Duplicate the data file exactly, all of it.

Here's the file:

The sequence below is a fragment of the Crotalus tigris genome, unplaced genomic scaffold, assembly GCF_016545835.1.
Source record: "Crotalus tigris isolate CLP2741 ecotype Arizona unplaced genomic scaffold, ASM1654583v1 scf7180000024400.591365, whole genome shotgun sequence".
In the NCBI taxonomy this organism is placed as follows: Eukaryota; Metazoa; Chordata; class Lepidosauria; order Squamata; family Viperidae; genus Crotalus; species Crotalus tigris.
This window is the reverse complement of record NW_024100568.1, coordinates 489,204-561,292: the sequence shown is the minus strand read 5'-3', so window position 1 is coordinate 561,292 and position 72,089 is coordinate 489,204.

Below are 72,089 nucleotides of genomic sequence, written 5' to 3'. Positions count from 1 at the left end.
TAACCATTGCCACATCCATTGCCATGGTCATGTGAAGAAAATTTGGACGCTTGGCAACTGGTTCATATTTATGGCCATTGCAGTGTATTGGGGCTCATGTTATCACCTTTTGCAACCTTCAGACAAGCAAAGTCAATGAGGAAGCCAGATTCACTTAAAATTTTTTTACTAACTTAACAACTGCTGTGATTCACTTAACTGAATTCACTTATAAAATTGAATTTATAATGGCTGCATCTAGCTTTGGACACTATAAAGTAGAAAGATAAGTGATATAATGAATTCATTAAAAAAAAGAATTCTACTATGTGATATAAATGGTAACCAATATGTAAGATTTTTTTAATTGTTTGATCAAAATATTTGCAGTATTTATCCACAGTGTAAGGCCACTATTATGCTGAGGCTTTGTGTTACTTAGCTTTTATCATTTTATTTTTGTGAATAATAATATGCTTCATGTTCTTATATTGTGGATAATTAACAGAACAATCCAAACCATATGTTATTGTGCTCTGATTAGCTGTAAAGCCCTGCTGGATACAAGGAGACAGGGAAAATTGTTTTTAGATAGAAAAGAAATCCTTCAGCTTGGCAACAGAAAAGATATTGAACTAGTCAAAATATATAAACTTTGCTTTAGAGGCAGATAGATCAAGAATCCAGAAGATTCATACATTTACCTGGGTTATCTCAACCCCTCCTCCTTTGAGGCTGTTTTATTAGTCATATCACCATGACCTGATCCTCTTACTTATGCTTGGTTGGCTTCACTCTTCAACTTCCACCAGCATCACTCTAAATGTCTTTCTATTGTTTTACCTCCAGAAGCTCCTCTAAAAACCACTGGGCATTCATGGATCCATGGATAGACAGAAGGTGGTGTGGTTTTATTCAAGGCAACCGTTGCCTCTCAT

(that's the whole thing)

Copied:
The sequence below is a fragment of the Crotalus tigris genome, unplaced genomic scaffold, assembly GCF_016545835.1.
Source record: "Crotalus tigris isolate CLP2741 ecotype Arizona unplaced genomic scaffold, ASM1654583v1 scf7180000024400.591365, whole genome shotgun sequence".
In the NCBI taxonomy this organism is placed as follows: Eukaryota; Metazoa; Chordata; class Lepidosauria; order Squamata; family Viperidae; genus Crotalus; species Crotalus tigris.
This window is the reverse complement of record NW_024100568.1, coordinates 489,204-561,292: the sequence shown is the minus strand read 5'-3', so window position 1 is coordinate 561,292 and position 72,089 is coordinate 489,204.

Below are 72,089 nucleotides of genomic sequence, written 5' to 3'. Positions count from 1 at the left end.
TAACCATTGCCACATCCATTGCCATGGTCATGTGAAGAAAATTTGGACGCTTGGCAACTGGTTCATATTTATGGCCATTGCAGTGTATTGGGGCTCATGTTATCACCTTTTGCAACCTTCAGACAAGCAAAGTCAATGAGGAAGCCAGATTCACTTAAAATTTTTTTACTAACTTAACAACTGCTGTGATTCACTTAACTGAATTCACTTATAAAATTGAATTTATAATGGCTGCATCTAGCTTTGGACACTATAAAGTAGAAAGATAAGTGATATAATGAATTCATTAAAAAAAAGAATTCTACTATGTGATATAAATGGTAACCAATATGTAAGATTTTTTTAATTGTTTGATCAAAATATTTGCAGTATTTATCCACAGTGTAAGGCCACTATTATGCTGAGGCTTTGTGTTACTTAGCTTTTATCATTTTATTTTTGTGAATAATAATATGCTTCATGTTCTTATATTGTGGATAATTAACAGAACAATCCAAACCATATGTTATTGTGCTCTGATTAGCTGTAAAGCCCTGCTGGATACAAGGAGACAGGGAAAATTGTTTTTAGATAGAAAAGAAATCCTTCAGCTTGGCAACAGAAAAGATATTGAACTAGTCAAAATATATAAACTTTGCTTTAGAGGCAGATAGATCAAGAATCCAGAAGATTCATACATTTACCTGGGTTATCTCAACCCCTCCTCCTTTGAGGCTGTTTTATTAGTCATATCACCATGACCTGATCCTCTTACTTATGCTTGGTTGGCTTCACTCTTCAACTTCCACCAGCATCACTCTAAATGTCTTTCTATTGTTTTACCTCCAGAAGCTCCTCTAAAAACCACTGGGCATTCATGGATCCATGGATAGACAGAAGGTGGTGTGGTTTTATTCAAGGCAACCGTTGCCTCTCAT